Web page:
So a player can score, say, a 2600-level performance in any event and earn a GM norm? Not so fast.
Other Requirements for Norms
Number of games needed across events: At least 27.
Number of rounds per event: At least 9 (with few exceptions), but no more than 13 games will count (even if an event is longer than 13 rounds).
Titles of opponents: At least 1/3 must have the title you seek, or higher. In a 9 round event, a player seeking a GM norm must face at least 3 GMs. Also, at least 50% of opponents must hold (w)GM/(w)IM/(w)FM titles.
Minimum average rating of opponents: 2380 for GM, 2230 for IM, 2180 for WGM, 2030 for WIM. One player’s rating can be raised to 400 points below the required performance level. If an IM-norm seeker faces a 1900 player, they can consider it as if they played a 2050.
Federations of opponents: A maximum of 3/5 of the opponents may come from the applicant’s federation and a maximum of 2/3 of the opponents from one federation.
For a player from USA to earn a GM norm in a 9 round tournament held in the United States, they must face 5 or more titled players, including 3 GMs, and 4 of their 9 opponents must be from federations other than USA.
In a Swiss-System tournament, there’s no guarantee you will earn a norm even if you play well enough; your field may not meet all these conditions. In my years of directing, I’ve seen plenty of players miss out on norms simply because they faced three foreign players, instead of four.
Yeah. I hope you’re starting to see why norm events are often specially organized to ensure compliance with all these requirements!
Round Robin norm events
Round robins are the most reliable tournaments for title norms, because the tournament organizer can create a field that meets all FIDE requirements.
Such events normally have 10 players, meaning that each player plays one game against each of the other 9 players (9 rounds). For a GM norm event, at least three players will be GMs, given “conditions” (financial and/or other compensation) to participate. Four of the players need to play under a foreign federation.
The other players pay an entry fee to play and have a chance at a norm.
Round robins have an additional feature: since everyone knows in advance who they will play (and their rating), the Arbiter calculates how many points each norm-seeker requires to earn their norm. This is the amount of points that equate to a performance rating of, say, 2600 (for GM). There’s no guesswork during the event, or hoping for the necessary pairings.
If the average rating of a player’s opponents is 2600, they only need to score 4.5 points out of 9 for a 2600 performance (rare, but it can happen in super strong events like the Aeroflot Open).
If, at the other end, the average of a player’s opponents is the minimum 2380 … the GM-norm seeker needs to score 7 points out of 9, or “plus-five” (five more wins than losses)!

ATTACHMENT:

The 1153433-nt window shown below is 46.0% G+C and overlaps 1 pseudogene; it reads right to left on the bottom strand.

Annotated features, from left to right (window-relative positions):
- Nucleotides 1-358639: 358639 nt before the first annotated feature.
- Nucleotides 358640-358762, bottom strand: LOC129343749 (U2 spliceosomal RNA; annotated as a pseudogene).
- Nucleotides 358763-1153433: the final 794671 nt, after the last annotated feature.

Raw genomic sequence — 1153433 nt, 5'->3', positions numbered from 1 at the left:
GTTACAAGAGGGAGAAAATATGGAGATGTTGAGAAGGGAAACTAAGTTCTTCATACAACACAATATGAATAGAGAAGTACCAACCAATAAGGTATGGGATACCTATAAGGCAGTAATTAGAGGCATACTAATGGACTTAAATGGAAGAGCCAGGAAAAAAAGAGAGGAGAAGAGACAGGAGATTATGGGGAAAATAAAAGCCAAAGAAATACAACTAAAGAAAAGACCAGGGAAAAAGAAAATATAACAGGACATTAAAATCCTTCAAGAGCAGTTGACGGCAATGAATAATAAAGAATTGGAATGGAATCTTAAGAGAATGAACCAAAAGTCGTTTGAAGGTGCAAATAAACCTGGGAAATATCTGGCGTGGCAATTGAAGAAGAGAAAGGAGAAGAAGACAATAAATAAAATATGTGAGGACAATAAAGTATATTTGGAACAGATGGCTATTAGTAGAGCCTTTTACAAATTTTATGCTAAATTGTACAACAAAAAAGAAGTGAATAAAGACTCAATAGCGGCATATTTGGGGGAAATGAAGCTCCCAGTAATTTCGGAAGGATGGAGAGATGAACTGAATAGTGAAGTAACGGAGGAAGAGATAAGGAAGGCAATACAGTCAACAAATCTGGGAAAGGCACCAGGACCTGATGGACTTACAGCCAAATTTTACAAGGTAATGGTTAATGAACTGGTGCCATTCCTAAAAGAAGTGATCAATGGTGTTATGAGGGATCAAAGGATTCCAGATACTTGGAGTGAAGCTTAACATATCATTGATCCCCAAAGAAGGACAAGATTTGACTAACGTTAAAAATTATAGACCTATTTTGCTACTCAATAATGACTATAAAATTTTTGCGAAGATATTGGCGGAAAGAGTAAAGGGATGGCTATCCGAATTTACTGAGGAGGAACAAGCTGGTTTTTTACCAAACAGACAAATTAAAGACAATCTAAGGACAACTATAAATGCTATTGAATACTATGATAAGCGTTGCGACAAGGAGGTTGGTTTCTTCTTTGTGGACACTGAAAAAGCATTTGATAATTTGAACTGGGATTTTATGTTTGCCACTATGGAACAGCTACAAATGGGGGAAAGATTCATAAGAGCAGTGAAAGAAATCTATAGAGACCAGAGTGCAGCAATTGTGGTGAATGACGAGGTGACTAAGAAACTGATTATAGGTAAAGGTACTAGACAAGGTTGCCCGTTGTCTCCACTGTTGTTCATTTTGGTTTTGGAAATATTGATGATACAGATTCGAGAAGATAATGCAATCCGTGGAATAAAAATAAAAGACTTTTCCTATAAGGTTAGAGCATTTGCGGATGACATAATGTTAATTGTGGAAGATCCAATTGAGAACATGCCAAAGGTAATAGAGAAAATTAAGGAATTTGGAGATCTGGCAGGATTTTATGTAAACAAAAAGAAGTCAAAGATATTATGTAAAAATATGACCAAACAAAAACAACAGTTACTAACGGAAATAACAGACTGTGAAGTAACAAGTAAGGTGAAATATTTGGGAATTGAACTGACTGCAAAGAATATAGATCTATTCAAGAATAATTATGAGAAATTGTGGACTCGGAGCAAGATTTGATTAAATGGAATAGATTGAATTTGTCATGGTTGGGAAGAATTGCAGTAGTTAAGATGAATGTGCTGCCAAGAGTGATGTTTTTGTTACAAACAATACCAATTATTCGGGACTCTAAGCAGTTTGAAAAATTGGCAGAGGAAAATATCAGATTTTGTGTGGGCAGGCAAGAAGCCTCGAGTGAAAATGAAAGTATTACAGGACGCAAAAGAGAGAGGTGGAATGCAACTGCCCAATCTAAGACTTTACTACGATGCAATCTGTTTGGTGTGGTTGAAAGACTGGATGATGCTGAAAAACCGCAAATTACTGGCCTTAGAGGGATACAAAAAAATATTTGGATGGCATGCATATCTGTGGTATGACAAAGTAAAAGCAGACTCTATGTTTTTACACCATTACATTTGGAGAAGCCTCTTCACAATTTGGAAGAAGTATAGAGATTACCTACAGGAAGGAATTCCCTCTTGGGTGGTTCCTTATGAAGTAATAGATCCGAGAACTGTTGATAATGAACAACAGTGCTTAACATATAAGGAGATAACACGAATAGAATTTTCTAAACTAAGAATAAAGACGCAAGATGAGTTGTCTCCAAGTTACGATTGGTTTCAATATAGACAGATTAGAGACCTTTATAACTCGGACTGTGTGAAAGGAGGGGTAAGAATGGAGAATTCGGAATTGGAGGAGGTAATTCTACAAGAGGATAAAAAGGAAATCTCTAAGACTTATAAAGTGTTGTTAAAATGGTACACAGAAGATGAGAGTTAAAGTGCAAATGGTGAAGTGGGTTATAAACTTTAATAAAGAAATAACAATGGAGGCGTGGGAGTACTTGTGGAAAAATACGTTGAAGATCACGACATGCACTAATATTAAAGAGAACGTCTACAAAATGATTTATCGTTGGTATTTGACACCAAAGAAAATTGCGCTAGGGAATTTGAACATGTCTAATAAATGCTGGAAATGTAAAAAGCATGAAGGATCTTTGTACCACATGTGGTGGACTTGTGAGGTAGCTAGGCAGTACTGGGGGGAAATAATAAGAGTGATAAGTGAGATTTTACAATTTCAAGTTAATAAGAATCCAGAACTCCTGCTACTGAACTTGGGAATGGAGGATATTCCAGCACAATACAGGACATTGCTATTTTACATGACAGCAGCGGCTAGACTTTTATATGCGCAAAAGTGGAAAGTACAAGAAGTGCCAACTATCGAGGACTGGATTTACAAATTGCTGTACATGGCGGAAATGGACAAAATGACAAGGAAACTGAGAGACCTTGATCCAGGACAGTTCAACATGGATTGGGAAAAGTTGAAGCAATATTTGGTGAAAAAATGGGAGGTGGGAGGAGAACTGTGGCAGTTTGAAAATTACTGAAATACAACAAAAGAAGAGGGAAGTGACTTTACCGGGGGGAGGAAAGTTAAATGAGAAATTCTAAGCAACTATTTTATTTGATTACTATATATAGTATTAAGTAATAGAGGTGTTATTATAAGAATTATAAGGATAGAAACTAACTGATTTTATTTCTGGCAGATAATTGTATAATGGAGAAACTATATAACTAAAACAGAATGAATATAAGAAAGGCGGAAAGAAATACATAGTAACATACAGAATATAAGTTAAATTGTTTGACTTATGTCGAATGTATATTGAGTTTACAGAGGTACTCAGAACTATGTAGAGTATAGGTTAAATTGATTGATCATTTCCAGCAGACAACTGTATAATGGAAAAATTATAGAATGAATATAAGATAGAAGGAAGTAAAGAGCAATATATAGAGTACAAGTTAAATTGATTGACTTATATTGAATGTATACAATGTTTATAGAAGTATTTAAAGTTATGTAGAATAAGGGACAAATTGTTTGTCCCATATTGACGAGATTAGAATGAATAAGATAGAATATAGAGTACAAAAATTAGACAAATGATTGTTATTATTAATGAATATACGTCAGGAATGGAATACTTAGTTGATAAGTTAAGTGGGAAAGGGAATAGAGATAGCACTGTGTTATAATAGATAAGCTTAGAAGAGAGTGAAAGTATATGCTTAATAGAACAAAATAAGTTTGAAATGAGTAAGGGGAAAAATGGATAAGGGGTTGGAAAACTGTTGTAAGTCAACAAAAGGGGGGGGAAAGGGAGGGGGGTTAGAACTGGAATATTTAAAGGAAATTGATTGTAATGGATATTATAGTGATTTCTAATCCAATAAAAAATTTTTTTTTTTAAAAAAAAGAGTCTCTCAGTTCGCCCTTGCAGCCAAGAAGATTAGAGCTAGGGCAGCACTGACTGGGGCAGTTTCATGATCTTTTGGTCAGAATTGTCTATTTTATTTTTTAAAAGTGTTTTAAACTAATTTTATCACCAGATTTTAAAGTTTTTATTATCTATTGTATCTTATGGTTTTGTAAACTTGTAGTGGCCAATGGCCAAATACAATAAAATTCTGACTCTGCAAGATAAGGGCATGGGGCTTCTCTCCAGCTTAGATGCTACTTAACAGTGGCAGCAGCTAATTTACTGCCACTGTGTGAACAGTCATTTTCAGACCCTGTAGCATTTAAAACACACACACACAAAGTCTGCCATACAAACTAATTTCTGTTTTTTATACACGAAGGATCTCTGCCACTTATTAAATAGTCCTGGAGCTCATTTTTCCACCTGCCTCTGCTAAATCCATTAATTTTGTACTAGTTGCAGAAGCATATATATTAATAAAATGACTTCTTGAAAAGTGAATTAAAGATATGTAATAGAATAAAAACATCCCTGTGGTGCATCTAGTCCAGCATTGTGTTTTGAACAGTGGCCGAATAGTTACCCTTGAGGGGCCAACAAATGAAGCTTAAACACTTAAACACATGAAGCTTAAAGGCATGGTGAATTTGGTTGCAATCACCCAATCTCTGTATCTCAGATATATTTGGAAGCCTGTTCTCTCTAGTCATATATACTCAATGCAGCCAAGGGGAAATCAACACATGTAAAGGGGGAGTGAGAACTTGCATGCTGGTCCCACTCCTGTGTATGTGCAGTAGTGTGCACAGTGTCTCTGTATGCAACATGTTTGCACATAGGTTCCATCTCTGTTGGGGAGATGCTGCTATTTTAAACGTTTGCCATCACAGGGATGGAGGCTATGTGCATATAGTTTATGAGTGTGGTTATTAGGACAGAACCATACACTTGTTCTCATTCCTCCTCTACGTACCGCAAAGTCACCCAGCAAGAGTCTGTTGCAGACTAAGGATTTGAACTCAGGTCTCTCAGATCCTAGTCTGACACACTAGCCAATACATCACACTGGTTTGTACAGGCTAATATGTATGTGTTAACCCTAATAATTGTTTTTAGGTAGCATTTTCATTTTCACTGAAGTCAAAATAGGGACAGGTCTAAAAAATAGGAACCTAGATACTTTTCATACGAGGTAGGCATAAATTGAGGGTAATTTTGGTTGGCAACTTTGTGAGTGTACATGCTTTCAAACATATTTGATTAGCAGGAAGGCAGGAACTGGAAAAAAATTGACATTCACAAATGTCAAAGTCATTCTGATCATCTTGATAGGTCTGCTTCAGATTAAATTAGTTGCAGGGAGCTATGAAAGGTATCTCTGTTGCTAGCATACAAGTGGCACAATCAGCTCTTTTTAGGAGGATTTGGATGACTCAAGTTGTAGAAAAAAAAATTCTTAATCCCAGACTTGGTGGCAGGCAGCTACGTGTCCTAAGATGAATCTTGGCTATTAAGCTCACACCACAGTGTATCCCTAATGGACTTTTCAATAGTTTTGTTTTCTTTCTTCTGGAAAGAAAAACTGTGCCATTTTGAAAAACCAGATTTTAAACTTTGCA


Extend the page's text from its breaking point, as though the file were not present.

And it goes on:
Back to the tournament!
We had three sections: GM A, GM B, and IM C.
GM A and GM B offered GM norms, as well as IM norms for players who did not already have the IM title. The IM C section offered IM norms only.
For all the details, see Chess Results. You can download all the games from the three tournaments, too!
The GM A section was very balanced, with just 129 rating points separating the top and bottom players, and this was reflected in the results. GM Titas Stremavicius (Lithuania) won the event with 6 points out of 9. To earn a GM norm, a seeker had to score 6.5 points.
The GM B section was quite different, headed by current U.S. Open Champion GM Aleksandr Lenderman (USA). He led the event from wire-to-wire and won with a dominant 7.5 points out of 9. Here, too, no norm-seeker achieved the required 6.5 points for a GM norm (or 4.5 points for an IM norm).
The IM C section was also won by the favorite, IM Zurab Javakhadze (Georgia), with a monstrous 8 points out of 9 (7 wins and 2 draws)! Zurab already has three GM norms, and just needs to cross 2500 FIDE to earn the GM title. After this event he’s 2484.
A norm was secured in this section, as FM Robert Shlyakhtenko (USA) earned his third and final IM norm. After this event, he’s very close to the needed 2400 FIDE rating as well.
For a long time now, the chess world has tried to get more girls involved and keep them in the game long term. In my years as a chess teacher I’ve seen a similar story as many others: female chess participation is often quite good in elementary school, but later falls off a cliff.
When females don’t stay in chess, we lose more than half of our potential audience.
I admit to being selfish: I love teaching girls because I’ve found that, overall, they take coaching better than boys! Some of my very best students have been female — and I want more of them!
I wrote a post last year titled: Should Every Kid Get a Prize? In it, I argued that tournaments where every player receives a medal or trophy, regardless of results, have a right to exist. Anyone opposed to this idea simply doesn’t have to play such events.
Similarly, my stance on girls-only tournaments is that players or parents who don’t like these events don’t have to play and can stick to mixed events. But a lot of girls do enjoy them!
A New Event
The fifth edition of the New York State Girls Chess Championships were held the weekend of January 9-10, 2021. The tournament has been held since 2017 and drew well over 200 players in its debut year! It is an official New York State Championship event.